Wednesday, February 18, 2015

What's In a Name

As pagans, we are quick to see the importance of a name.  We are so in tune with the idea of a name holding power that we anoint ourselves with monikers that we feel suit our spiritual self and even petition our patrons to reveal a sacred name to be used only in ritual.  We are very careful when we name our children, seeking names of power and significance.  Still, even we may occasionally under estimate how much names mean.  Let's take my youngest daughter for example.

Little Bitty Baby who is no longer so little bitty and probably deserves a more fitting screen name was named very specifically pagan.  Her full name very literally translates into "dark moon." It is a beautiful, powerful and witchy name, but it has it's draw backs.  Our Little Moon as I will refer to her from now on loves the night.  At nearly six months old she still wakes up multiple times a night to just hang out.  She want her mama to come sit on the couch and talk to her while she half heartedly pretends to nurse.  It is exhausting for me, but thankfully it is not consistent.  Her nocturnal habits follow the moon phases.  When the moon is small and dark like this past week, she sleeps very little during the night.  Last night alone, she was up six times.  Then as the moon waxes to full her sleep time increases and I am only wakened twice during the night.  Some times exhaustion makes me want to grumble and fuss over the situation, but in my heart I know that I brought it upon myself.  One does not name a child for the great power of the night and expect her to sleep soundly from sun set to sun rise. 

Another prime example is Miss Busy.  Besides driving me crazy in new ways every day yesterday we had an ongoing debate over rather or not making cat food soup was an appropriate activity for a toddler she has an intense fascination with anything magickal.  She is constantly digging in my magickal cabinet bringing me incense cones, thumbing through my books, and trying to add to my stack of notes.  Just the other day, I caught her sitting on the kitchen floor sorting through my Oracle Cards as if she were reading them. Please note that none of these items are left where she can access them with any ease, she is simply determined and continually finds ways around my solutions intended to keep her out.  Once again, it's my fault.  I named her.  Her given name means "woman with great magickal power."  She accepts the fact that my sewing table is off limits and that certain drawers in the kitchen are not for her access, but she stubbornly refuses to stay out of my magickal cabinet.  She is so obsessed with my pentacle necklace that Superman has suggested that I make her one of her own.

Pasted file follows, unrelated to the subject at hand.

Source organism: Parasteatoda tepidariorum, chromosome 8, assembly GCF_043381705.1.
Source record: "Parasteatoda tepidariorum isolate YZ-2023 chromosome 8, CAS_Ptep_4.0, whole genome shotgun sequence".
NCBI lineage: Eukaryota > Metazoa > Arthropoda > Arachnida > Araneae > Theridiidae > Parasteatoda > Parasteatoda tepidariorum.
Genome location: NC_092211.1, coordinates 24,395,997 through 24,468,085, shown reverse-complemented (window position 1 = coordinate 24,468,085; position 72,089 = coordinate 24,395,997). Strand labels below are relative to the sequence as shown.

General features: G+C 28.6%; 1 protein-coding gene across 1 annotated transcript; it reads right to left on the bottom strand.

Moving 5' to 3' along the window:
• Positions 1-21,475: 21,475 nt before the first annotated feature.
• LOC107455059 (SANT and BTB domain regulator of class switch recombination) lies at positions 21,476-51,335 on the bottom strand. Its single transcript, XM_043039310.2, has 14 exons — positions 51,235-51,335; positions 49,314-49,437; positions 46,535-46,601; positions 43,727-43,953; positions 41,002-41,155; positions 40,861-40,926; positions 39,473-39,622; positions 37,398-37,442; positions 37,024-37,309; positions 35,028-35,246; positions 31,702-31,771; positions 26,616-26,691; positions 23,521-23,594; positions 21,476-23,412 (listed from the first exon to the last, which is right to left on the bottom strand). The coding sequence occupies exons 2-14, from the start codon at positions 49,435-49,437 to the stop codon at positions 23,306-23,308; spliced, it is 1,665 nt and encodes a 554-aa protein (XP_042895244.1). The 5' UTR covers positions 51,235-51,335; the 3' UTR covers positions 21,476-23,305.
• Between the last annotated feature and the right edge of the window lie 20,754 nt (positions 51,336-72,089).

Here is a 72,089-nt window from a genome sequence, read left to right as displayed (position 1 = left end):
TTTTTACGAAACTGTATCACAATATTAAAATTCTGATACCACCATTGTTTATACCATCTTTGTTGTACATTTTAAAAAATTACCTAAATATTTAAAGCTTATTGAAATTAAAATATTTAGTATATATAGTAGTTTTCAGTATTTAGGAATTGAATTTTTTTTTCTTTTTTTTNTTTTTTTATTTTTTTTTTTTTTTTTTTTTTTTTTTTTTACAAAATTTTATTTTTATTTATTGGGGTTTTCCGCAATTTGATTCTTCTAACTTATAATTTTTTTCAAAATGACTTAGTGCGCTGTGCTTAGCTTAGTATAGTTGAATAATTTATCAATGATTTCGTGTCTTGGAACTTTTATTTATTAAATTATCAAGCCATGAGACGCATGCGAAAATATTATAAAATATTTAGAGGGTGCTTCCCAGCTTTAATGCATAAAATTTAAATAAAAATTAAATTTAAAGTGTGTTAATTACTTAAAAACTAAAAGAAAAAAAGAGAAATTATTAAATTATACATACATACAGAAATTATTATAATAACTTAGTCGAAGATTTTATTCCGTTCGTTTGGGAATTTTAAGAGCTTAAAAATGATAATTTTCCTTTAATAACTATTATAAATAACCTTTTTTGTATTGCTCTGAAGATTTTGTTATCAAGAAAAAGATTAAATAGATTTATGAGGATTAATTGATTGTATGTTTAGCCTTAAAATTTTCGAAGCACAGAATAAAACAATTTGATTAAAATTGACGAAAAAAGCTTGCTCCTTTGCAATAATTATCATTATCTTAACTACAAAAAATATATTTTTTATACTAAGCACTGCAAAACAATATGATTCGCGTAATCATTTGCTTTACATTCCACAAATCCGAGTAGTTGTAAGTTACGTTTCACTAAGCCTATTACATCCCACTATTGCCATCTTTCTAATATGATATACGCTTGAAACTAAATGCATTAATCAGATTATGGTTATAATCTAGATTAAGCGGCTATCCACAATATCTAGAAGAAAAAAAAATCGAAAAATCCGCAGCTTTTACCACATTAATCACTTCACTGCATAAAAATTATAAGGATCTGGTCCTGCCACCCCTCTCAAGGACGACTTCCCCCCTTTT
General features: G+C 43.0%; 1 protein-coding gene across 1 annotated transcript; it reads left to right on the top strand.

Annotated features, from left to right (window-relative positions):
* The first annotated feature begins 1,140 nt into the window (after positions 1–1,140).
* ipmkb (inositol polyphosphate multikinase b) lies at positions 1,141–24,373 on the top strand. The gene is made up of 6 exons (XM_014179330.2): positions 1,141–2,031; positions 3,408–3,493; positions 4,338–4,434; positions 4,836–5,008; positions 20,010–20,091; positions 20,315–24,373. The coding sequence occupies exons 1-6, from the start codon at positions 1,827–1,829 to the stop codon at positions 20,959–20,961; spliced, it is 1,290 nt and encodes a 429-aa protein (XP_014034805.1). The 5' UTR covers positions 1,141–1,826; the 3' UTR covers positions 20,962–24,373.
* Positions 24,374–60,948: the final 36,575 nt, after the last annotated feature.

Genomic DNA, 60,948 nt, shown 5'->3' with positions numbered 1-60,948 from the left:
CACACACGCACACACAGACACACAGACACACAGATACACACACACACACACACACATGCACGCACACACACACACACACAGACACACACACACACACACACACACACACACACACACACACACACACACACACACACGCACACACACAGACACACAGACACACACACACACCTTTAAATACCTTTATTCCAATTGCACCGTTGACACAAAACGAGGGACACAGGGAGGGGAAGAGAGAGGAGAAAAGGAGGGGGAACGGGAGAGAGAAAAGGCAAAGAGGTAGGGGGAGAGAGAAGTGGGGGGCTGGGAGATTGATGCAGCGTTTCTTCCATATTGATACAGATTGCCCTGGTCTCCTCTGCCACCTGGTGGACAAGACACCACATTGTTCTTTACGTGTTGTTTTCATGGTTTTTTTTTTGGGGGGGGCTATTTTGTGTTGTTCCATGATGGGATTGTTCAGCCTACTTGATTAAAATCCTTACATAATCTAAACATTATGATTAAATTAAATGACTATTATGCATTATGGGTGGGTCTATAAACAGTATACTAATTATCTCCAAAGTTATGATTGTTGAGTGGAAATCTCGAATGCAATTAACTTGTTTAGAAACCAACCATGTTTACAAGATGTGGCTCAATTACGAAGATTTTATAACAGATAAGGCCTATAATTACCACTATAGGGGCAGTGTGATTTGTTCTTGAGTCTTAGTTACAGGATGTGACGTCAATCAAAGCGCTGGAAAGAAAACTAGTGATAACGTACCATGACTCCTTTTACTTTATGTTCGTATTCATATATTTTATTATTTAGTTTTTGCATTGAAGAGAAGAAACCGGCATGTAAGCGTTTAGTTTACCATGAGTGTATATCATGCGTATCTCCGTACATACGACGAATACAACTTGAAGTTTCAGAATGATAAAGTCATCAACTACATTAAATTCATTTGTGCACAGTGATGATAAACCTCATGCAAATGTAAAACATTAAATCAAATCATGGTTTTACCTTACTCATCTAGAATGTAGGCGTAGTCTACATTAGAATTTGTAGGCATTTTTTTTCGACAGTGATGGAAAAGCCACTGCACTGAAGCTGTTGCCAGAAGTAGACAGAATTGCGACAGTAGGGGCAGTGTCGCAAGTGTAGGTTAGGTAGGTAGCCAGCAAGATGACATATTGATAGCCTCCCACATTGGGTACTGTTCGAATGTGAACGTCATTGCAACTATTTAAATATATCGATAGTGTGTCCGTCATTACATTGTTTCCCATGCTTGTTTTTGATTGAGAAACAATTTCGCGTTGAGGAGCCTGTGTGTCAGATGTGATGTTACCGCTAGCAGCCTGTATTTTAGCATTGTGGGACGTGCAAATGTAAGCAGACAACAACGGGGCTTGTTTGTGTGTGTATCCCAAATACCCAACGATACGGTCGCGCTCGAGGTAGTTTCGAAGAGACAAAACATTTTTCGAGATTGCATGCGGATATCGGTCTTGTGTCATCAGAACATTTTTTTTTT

The power of names hold true even when the child is not named with the careful thought that most pagan parents put into choosing a name.  The older children from our first marriages were named with totally different perspectives and still live up to their names.  The child named after greenery and plant life loves flowers.  The one who's name is means "a feminine warlike bird" is small, graceful, and lethal in any verbal match.  The one who in utero was already named for his grandfather, is a small version of the man he was named for.  It goes on and on to even include Superman and myself.  When I pause to consider, names are far more powerful than I ever realized.  It is as if they are a life long spell we place on our children. 

Friday, February 13, 2015

Feeling Crafty: Pentacle Necklace

Every witch needs a pentacle necklace or a ring/bracelet/etc.  After shopping countless online stores and not finding a prefab piece that spoke to me, I decided to make my own.  I came up with the design using materials I already had around the house:  sculpy, a plastic ring, a metal jump ring, glass seed beads, a piece of chain for making the impression, black paint,  and some variegated ribbon. The back is a bit messy, but overall I love it.  I don't wear it as often as I'd like since the girls pull on it a lot.  Big smile, I just thought I'd share! 

Wednesday, February 11, 2015

There's The Kind of Help I Need and The Kind of Help I Don't Need

Let's start with the kind of help I apparently do need.  Yesterday I was convinced that the computer was broke.  I pushed the button and nothing happened.  All the cords appeared to be attached to the back of the tower I even jiggled them a bit for good measure, but with no results.  Now the device has been behaving a bit "off" the past few weeks, so the idea of it giving up the ghost was not a foreign thought.  I just pushed the button a few more times and then shrugged my shoulders and went about my day. 

When the littles napped, I snagged Miss Busy's tablet and blogged about my sad, broken, computer.  I also resolved to put my new found spare time to work and get more art, magic, meditation, and living done.  Then Superman got home from work.  He jiggled the same cords I did then pulled out the desk and plugged the unit back in.  Vola!  We had a working computer.  He smirked at me and named himself a computer genius, but said no more.  That means I'm in trouble and he's saving up all the smart comments he could have made about this escapade.  Next time I think I've gotten the upper hand in some silly, verbal sparing match he's going to pull out the material about the computer.  I'm sure he's already got the outline written. 


Which now brings me to the help I don't need.  In an attempt to be true to yesterday's resolutions, I got my day off to a good start in the arts and crafts department.  I prepped a canvas for a mixed media landscape and then turned my attention to the scrying mirror I've been planning.  I don't know if old Mercury is making a last ditch stab at me or if Miss Busy and Merlin have some strange allergic reaction to progress, but turmoil soon ensued.